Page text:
My favorite example of the gap between vinyl insiders and outsiders, however, is the recent article that appeared on the Gizmodo website entitled "Why We Need Audiophiles". This is a profile of Michael Fremer, the Stereophile columnist, editor and the head cheerleader for the whole Vinyl Renaissance. Writer John Mahoney visited Fremer at his house in New Jersey and was treated to the sound of vinyl played on a $350,000 system.
I have to give Mahoney credit for a couple of things. First of all, he refrained from making too many negative comments about the very existence of a $350,000 hi-fi. Second of all, he sat down and listened for himself, and he came away convinced that there's a point to this sort of gear, and it doesn't involve "snake oil" or unnecessary class distinctions. As Mahoney concluded, "It's crazy and I've never heard anything like it."
When this article appeared, Fremer's colleagues and contemporaries in the world of audio journalism gave him a bit of a ribbing for those photos of his messy, cluttered listening room (as a fellow equipment reviewer, I know all too well how hard it is to find a place for all of the extra gear). But for the most part, the audio insiders felt it was a positive article about high end audio--for once.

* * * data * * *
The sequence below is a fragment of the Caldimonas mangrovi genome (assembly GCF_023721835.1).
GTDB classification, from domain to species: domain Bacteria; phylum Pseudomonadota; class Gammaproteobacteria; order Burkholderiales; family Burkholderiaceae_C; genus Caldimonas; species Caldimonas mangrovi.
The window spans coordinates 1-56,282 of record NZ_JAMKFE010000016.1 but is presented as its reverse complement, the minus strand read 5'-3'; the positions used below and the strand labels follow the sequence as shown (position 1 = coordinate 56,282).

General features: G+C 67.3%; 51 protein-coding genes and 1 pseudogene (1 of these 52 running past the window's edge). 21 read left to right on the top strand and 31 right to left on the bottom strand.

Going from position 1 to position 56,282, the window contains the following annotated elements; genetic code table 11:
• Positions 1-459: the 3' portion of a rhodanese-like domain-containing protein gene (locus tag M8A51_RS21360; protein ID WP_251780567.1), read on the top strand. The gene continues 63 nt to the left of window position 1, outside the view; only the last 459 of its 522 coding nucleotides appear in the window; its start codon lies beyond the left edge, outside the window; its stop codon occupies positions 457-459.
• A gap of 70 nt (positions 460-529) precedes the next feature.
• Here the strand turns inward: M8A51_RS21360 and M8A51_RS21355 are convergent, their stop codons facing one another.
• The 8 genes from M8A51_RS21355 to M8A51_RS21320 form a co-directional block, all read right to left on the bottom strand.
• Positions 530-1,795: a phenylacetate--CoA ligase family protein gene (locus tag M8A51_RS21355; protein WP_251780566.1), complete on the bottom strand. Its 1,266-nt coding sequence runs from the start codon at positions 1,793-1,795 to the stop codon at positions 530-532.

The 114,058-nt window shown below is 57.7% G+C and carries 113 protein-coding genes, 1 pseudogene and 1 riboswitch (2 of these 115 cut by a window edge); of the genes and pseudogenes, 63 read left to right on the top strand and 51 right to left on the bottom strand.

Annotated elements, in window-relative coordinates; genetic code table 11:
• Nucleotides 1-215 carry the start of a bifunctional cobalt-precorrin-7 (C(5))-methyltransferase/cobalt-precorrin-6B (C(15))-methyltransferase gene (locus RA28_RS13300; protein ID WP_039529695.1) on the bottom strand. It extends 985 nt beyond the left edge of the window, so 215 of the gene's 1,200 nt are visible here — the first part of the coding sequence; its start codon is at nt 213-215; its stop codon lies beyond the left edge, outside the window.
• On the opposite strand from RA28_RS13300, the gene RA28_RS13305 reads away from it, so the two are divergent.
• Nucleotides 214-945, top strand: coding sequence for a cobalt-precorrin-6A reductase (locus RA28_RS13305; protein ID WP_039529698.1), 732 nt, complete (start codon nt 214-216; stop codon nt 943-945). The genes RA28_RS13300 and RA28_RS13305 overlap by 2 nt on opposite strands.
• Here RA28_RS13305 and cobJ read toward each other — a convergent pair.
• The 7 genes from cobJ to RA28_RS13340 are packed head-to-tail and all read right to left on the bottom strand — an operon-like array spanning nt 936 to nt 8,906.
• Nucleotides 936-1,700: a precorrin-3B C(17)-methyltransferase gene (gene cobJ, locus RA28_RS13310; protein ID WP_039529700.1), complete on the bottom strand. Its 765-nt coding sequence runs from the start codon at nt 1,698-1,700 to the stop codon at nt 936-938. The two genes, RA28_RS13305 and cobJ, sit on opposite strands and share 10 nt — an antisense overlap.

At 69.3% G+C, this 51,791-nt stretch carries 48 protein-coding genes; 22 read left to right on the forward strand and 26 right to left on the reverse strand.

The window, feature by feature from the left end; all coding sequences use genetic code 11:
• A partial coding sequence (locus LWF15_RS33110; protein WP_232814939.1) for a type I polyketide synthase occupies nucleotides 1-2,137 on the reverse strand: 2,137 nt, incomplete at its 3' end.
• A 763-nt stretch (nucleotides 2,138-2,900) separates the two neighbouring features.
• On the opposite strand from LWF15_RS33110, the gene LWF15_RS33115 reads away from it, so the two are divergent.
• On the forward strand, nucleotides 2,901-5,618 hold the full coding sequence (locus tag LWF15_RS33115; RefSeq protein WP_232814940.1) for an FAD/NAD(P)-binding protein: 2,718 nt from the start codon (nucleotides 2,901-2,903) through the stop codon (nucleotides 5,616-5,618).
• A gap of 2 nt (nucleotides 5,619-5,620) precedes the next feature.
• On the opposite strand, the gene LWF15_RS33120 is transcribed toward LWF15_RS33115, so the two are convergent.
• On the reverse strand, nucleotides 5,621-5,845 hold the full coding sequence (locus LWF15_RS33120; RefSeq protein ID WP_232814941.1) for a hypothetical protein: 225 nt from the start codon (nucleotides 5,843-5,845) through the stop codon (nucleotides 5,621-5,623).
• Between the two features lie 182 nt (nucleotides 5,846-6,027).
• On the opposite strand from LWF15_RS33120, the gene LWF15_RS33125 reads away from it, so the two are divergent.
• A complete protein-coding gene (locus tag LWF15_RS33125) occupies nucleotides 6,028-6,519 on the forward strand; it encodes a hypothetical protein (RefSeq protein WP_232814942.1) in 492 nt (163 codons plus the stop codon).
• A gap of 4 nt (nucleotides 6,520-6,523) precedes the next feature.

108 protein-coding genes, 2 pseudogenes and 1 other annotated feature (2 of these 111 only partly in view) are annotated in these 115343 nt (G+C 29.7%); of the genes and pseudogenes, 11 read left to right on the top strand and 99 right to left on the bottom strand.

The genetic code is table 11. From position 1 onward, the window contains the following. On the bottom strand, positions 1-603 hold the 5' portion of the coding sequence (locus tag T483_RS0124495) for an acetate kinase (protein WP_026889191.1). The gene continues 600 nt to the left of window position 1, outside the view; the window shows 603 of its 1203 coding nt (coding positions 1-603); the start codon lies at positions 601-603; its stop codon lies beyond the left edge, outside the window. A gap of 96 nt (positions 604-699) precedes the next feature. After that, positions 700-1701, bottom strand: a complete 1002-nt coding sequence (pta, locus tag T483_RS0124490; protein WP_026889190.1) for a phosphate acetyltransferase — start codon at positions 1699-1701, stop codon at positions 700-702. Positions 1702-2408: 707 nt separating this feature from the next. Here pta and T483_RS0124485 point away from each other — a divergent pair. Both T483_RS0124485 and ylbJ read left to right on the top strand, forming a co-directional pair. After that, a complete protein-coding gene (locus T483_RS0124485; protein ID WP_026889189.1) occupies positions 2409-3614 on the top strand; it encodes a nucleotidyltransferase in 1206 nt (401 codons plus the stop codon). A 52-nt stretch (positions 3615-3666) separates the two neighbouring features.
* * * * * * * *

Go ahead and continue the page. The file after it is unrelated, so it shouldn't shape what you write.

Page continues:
The perspective was a bit different on Internet discussion groups, however. The reaction to this article was overwhelmingly negative. First of all, people felt that in this economic climate, a $350,000 stereo system was downright immoral. Second, Fremer's own integrity was called into question when people asked how he was able to afford such a system on his "reviewer's salary" (not that it's anyone's goddamned business, but most of us have day jobs).
I honestly have to wonder about these reactions. More and more, I see angry, almost violent discussions on the Internet about--get this--listening to reproduced music on sound systems. I know... I've been party to some of the more twisted ones over the years. But there's a point where you have to ask yourself, "Am I having fun anymore?" Whether you're into vinyl or MP3 downloads or Edison cylinders, you should be enjoying yourself, not attacking the reputations of complete strangers over something that's ultimately about subjective opinions and personal preferences.
A few weeks ago, I felt particularly stressed and agitated about an argument I was having with someone on an Internet newsgroup. I looked out the window and noticed the sun was shining- a rarity here in the Pacific Northwest. I went out on my back deck, sat down in my Adirondack chair, lit up a Davidoff Anniversario cigar I'd been saving. I listened to the wind blowing through the redwoods and cedars and the distant yet steady tapping of a woodpecker and I thought, "This is the best sound system money can buy."